The House Energy & Commerce Committee is preparing to release its report on an investigation into the Federal Communications Commission this week, perhaps as early as tomorrow.
A committee source confirmed that the plan was to release it this week, but would not confirm a day. A soruce says the report could be issued as early as 9 a.m. Tuesday.
Bart Stupak (D-Mich.), who heads the investigative subcommittee that conducted the investigation, has telegraphed that it will be strongly critical of FCC Chairman Kevin Martin. "The way FCC Chairman Kevin Martin has run the commission is not the way it is supposed to be run," said Bart Stupak (D-MI)
Stupak said there would likely not be hearings on the report, though some case studies could provide fodder for future hearings, he said. It could also provide fodder for a possible regulatory revamp of the commission by Congress, where Democrats and Republicans have both argued some updating of the regulatory process is called for in an era when putting media in different regulatory silos does not square with the increasingly merging media landscape.
Back in mid-November, Stupak's office said the report was expected to go out within the next two weeks. The investigation has been going on for a year. Stupak blamed the FCC for the delays: "You put out deadlines and they will drop 40,000 pages on you... Quite honestly, what has dragged out this one? The constant avoiding of deadlines, the dragging of feet, the refusal to voluntarily come in to testify, and they are trying to run out the clock out on us."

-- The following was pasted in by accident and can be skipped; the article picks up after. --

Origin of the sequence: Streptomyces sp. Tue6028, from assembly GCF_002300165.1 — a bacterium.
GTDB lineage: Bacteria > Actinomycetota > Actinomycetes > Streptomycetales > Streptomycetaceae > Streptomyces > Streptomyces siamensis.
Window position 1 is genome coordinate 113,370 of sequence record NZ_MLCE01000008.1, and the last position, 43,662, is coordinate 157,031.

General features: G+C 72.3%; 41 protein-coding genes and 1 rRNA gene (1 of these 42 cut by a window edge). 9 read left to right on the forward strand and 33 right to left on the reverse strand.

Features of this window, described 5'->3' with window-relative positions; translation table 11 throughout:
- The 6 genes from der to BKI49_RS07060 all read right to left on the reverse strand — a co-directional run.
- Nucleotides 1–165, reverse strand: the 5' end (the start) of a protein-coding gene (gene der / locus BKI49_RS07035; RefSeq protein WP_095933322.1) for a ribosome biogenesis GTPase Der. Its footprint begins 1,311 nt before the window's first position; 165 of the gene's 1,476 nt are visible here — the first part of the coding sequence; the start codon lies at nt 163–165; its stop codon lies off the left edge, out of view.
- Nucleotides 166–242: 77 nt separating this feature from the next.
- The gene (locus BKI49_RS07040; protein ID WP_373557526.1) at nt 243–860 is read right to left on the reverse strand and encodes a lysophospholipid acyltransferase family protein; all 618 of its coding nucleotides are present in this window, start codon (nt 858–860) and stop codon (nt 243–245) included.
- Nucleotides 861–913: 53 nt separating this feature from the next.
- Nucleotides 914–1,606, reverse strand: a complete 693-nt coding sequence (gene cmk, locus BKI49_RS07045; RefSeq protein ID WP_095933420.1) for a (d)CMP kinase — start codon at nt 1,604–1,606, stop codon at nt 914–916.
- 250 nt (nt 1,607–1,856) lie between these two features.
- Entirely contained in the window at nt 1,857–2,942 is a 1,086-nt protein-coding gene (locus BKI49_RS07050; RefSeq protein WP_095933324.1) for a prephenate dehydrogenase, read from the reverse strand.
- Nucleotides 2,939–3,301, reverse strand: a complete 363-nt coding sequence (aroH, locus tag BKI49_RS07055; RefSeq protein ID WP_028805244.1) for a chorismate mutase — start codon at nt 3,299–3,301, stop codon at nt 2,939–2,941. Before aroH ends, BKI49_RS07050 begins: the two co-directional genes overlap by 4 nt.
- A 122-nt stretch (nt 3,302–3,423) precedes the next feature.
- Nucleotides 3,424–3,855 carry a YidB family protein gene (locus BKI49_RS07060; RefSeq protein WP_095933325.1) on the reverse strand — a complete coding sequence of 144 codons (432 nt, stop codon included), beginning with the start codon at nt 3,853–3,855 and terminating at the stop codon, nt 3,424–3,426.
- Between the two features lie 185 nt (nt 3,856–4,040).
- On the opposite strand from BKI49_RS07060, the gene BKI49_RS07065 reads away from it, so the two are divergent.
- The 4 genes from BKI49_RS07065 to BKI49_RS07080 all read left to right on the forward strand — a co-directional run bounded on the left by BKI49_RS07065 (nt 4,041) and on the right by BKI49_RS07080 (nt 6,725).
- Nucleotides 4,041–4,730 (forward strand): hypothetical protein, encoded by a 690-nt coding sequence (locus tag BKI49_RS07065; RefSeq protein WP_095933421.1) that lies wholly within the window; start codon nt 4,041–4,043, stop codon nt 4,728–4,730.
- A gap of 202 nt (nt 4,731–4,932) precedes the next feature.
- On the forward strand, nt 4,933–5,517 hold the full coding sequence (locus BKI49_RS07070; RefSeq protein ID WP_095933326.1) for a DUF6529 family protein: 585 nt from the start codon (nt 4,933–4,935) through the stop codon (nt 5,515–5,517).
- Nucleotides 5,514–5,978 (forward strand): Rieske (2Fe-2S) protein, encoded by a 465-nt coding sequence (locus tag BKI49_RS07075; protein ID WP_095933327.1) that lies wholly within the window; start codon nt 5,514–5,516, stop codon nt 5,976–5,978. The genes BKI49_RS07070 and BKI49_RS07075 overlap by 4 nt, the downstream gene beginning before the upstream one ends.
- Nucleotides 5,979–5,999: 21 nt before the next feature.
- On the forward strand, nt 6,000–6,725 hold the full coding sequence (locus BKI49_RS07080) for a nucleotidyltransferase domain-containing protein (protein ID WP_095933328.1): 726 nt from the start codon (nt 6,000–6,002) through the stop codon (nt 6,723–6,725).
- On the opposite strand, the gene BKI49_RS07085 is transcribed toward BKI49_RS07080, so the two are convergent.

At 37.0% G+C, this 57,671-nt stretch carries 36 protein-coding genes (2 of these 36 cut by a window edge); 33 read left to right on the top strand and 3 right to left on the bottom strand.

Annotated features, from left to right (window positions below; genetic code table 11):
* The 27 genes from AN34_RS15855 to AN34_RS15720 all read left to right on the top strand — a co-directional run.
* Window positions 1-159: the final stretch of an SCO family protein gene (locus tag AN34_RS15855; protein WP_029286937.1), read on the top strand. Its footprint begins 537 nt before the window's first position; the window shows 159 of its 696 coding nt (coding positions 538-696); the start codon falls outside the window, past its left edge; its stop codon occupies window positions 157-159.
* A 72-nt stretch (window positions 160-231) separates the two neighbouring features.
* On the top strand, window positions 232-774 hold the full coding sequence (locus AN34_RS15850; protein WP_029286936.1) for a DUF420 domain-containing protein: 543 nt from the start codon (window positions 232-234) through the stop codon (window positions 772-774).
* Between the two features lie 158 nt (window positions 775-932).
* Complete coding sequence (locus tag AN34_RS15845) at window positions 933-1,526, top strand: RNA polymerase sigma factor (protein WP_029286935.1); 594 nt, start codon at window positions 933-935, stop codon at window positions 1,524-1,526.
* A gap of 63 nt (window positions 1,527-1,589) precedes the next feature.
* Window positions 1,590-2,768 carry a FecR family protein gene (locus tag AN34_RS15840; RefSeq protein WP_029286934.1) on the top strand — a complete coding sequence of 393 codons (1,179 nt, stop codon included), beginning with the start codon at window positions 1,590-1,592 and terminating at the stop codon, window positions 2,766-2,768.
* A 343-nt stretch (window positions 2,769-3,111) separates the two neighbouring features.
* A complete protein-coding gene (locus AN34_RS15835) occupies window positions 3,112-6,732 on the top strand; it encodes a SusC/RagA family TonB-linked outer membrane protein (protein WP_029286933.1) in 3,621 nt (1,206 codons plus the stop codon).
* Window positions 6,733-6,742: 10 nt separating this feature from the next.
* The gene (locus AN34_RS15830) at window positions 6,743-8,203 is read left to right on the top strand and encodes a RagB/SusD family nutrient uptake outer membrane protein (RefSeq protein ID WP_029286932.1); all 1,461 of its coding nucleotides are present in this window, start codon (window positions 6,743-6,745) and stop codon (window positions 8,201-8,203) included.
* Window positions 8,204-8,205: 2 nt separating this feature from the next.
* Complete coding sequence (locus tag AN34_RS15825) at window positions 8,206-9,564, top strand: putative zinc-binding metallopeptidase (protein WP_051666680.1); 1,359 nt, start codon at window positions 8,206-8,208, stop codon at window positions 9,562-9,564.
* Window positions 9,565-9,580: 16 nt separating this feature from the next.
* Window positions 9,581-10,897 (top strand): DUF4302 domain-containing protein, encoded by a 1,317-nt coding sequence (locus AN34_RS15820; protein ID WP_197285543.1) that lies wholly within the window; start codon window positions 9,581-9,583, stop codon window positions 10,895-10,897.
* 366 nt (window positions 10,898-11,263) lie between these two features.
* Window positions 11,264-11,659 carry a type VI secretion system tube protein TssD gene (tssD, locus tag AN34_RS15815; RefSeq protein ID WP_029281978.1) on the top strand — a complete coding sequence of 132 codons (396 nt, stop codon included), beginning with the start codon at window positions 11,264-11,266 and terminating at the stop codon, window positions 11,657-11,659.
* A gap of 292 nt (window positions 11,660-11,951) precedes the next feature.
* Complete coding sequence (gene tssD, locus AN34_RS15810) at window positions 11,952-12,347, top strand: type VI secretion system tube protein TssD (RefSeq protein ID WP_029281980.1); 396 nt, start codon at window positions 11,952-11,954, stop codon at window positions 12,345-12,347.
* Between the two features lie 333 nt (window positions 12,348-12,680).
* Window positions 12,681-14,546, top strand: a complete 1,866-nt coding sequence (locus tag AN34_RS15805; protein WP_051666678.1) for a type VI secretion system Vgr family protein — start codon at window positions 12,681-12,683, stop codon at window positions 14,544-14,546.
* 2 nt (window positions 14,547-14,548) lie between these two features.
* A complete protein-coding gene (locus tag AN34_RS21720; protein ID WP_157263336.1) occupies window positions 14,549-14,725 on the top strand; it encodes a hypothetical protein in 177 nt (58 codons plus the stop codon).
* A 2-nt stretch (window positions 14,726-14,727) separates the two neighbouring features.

The FCC countered that it has been cooperating with the committee. Several weeks ago the committee said that it had tried, but failed, to get Martin to meet with them to talk about the findings. At the time, the chairman's office confirmed the meeting had not taken place, but a spokesman had not responded at press time about whether the meeting had ever taken place.
And while Stupak was very critical of Martin, sources say that the report does not find any legal or ethics violations.
The investigations subcommittee launched the formal investigation last January after complaints externally and internally about how items were brought to a vote, information that was leaking to some lobbyists and not to others, and complaints about Martin's resolve to vote on modifying the ban on newspaper-broadcast cross-ownership -- which passed Dec. 18 -- despite attempts to stop or delay the vote by members of FCC oversight committees in both Houses.
Martin defended the rule change, pointing out that it was less regulatory than the FCC’s 200 rule rewrite and was accompanied by diversity and localism initiatives in response to the FCC’s rule review process.